Not every fad will storm the world. It is easy to look up people on-line, and generally the only factor in advance of an interview or business meeting is whether you can find out something about the person. It is not going to be about how big a Klout score they have unless it is crucial to take on someone active in social media. Even then, one should still consider whether the person has true influence or whether they just Tweet links at the rate of one a minute, the on-line equivalent of rabbiting about nothing. Frankly those in the last category don’t have my respect and even if I like them on a personal basis I will miss the quality links amongst the dross. There will be dross in Tweets at the rate of one a minute, too.


So pardon me if I don’t set much store by these indices. I am not being a dog in the manger. My scores with both these measuring tools are fairly respectable according to the aficionados. I prefer simply to measure my influence through feedback from my network and how many enquiries I get re new business.

I don’t need to be judged by people who set store by some measure of fashionable noise making any more than one should be judged on whether one has an IPhone or a Lamborghini. What do you think?

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Measuring web influence?

Twitter logo initial
Image via Wikipedia

When some people talk about their personal relationships, we want to cry out “Too much information” but when on-line that’s what we get. It is so difficult to filter out the noise. We are constantly being urged by various web pundits and bloggers to follow certain paths. Many of these opinions may be the right ones. We have to be selective because otherwise the noise will drown out all the information we could use.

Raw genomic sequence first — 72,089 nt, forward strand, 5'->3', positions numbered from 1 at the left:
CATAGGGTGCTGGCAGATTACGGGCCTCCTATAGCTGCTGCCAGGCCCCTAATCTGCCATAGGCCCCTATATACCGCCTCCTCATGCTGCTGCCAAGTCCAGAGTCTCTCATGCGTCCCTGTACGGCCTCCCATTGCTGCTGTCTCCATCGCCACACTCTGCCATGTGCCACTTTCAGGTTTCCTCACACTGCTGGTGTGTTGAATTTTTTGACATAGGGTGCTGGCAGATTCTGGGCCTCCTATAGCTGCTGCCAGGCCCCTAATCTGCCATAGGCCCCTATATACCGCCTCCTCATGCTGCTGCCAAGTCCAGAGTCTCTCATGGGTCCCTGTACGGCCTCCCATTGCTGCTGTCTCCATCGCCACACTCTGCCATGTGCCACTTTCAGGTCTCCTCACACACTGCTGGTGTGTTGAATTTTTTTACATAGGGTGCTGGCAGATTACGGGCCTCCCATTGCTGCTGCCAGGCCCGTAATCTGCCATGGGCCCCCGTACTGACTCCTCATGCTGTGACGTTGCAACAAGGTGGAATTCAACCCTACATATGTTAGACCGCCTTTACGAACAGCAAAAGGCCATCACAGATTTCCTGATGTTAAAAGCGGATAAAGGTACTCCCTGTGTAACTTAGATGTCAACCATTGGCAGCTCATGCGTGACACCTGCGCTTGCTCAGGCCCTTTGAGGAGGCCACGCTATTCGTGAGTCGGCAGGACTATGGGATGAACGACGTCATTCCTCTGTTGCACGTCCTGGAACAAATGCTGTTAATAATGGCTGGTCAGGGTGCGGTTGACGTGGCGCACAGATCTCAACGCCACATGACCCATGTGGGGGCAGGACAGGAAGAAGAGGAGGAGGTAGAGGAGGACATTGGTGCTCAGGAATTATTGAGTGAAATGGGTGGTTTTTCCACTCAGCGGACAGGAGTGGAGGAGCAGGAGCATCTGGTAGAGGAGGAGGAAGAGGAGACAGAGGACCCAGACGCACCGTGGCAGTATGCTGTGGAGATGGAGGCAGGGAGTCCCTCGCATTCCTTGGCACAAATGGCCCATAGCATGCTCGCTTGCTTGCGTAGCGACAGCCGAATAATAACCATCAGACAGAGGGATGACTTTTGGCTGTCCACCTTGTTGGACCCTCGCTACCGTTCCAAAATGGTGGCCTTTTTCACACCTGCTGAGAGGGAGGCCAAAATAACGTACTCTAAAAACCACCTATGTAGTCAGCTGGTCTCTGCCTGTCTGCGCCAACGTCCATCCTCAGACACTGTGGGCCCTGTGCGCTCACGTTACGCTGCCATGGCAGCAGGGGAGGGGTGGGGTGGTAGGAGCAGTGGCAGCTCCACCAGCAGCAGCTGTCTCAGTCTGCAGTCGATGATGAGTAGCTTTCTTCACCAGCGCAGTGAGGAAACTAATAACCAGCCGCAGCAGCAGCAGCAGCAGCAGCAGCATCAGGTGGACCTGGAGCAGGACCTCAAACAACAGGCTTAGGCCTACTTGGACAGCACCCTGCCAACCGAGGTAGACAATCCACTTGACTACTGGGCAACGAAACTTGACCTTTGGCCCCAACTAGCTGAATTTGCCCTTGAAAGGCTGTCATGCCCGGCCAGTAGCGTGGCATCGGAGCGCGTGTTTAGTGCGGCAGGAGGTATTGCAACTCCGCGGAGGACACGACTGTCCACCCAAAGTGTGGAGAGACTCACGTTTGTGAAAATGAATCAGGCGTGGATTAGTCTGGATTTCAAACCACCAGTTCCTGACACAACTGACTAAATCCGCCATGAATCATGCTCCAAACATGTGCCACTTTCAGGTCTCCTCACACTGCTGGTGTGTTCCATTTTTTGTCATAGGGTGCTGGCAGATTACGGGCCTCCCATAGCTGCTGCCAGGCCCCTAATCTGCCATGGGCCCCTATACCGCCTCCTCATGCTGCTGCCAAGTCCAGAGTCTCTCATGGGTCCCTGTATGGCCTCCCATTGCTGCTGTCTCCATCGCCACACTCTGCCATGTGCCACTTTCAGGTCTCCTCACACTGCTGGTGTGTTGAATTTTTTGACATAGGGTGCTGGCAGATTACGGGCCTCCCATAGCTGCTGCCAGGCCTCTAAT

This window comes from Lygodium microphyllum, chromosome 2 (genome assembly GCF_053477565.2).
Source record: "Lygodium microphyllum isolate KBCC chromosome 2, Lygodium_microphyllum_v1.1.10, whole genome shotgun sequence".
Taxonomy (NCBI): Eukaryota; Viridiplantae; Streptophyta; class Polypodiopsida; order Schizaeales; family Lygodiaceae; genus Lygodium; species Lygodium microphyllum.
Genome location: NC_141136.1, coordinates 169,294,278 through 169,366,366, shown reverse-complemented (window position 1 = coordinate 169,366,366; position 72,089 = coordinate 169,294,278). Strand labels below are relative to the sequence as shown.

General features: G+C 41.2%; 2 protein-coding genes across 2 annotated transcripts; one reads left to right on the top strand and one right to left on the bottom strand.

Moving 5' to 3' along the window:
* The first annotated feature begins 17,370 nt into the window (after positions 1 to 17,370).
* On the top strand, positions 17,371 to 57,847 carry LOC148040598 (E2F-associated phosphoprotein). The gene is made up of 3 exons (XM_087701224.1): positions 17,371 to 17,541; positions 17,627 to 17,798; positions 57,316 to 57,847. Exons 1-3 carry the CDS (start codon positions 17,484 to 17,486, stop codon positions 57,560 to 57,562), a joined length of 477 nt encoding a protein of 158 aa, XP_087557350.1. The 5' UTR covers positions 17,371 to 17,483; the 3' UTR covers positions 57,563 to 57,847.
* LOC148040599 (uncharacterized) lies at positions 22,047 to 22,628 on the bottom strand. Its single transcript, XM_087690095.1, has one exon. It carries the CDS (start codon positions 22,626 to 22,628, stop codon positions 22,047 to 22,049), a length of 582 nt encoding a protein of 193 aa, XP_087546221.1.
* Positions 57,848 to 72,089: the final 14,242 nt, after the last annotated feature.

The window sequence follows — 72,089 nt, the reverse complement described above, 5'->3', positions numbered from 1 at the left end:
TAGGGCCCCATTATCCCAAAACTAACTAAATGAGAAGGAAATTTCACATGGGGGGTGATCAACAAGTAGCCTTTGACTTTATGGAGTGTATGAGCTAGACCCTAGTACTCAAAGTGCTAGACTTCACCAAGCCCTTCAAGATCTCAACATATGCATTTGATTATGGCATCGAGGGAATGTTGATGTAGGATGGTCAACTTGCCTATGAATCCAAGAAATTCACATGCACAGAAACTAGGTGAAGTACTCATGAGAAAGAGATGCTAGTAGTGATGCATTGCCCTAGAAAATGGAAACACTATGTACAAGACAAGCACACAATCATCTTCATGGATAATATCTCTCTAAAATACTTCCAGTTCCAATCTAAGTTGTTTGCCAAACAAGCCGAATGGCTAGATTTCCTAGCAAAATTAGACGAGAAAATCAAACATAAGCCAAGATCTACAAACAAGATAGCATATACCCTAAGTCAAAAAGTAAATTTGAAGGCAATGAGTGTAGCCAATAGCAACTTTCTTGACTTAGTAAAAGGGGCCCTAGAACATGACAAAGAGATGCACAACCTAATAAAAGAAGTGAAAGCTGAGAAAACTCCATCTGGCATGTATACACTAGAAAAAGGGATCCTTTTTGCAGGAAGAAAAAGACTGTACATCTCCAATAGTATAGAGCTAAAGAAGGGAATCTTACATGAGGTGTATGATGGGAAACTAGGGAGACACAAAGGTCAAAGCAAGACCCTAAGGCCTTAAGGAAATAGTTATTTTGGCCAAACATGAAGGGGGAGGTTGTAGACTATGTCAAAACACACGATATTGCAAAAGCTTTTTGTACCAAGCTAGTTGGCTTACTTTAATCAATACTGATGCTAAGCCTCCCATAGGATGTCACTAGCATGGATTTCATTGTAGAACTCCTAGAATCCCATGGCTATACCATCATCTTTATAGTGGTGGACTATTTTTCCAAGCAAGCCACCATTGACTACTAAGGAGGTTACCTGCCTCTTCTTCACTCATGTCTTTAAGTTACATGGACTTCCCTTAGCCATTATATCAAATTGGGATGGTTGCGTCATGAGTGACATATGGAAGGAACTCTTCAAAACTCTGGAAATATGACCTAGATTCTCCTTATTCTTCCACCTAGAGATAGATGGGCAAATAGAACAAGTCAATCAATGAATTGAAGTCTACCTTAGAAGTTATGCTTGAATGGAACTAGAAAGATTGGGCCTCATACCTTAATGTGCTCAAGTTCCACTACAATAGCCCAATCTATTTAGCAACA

It is the same with different web tools and social media sites. There are just too many to give the time to all at once. I avoid most of the invitations I get to join new social networks and try to ascertain those that are most likely to be useful. I will dive properly into Quora and BranchOut when I have time, which for a tax practitioner certainly is not in January, no matter how I manage my time and outsource.

However, of all the tools we do use, how do we know how much on-line influence we have? We can use sites which purport to measure influence, such as Klout, but they are very crude. My Klout score as I write is 46, which according to Klout is pretty decent. “Jon Stow is a Specialist

You may not be a celebrity, but within your area of expertise your opinion is second to none. Your content is likely focused around a specific topic or industry with a focused, highly-engaged audience.”

All well and good, but I think a site such as Klout simply measures how much noise one makes. I have been very active on Twitter and Facebook in particular the last couple of weeks (as I write) but noise isn’t influence. Some people might be covering their ears as far as my noise is concerned.

How does it feel?

The only real measure of influence as far as I am concerned is the number of website and blog hits I see, the comments on the blogs and the number of conversations or (more critically) responses I have to initiate conversations on other people’s blogs, my blogs and Twitter. These are climbing steadily while my Klout score has varied between 18 and 51.

In the end social media influence must be not how other people measure it but how it feels. Pain and pleasure are subjective feelings influenced usually by multiple factors. One’s on-line influence may be measured by clinical factors such as website and blog hits, but the manifestation is the number of sales we are making through our internet influence. I am pleased to say that these are climbing well from almost nothing a couple of years ago, but on this receiving end, subjective personal measuring of new business is really the only way I can truly know. It’s as subjective as just knowing whether or not we are happy. I certainly am, but definitely not complacent. What do you think?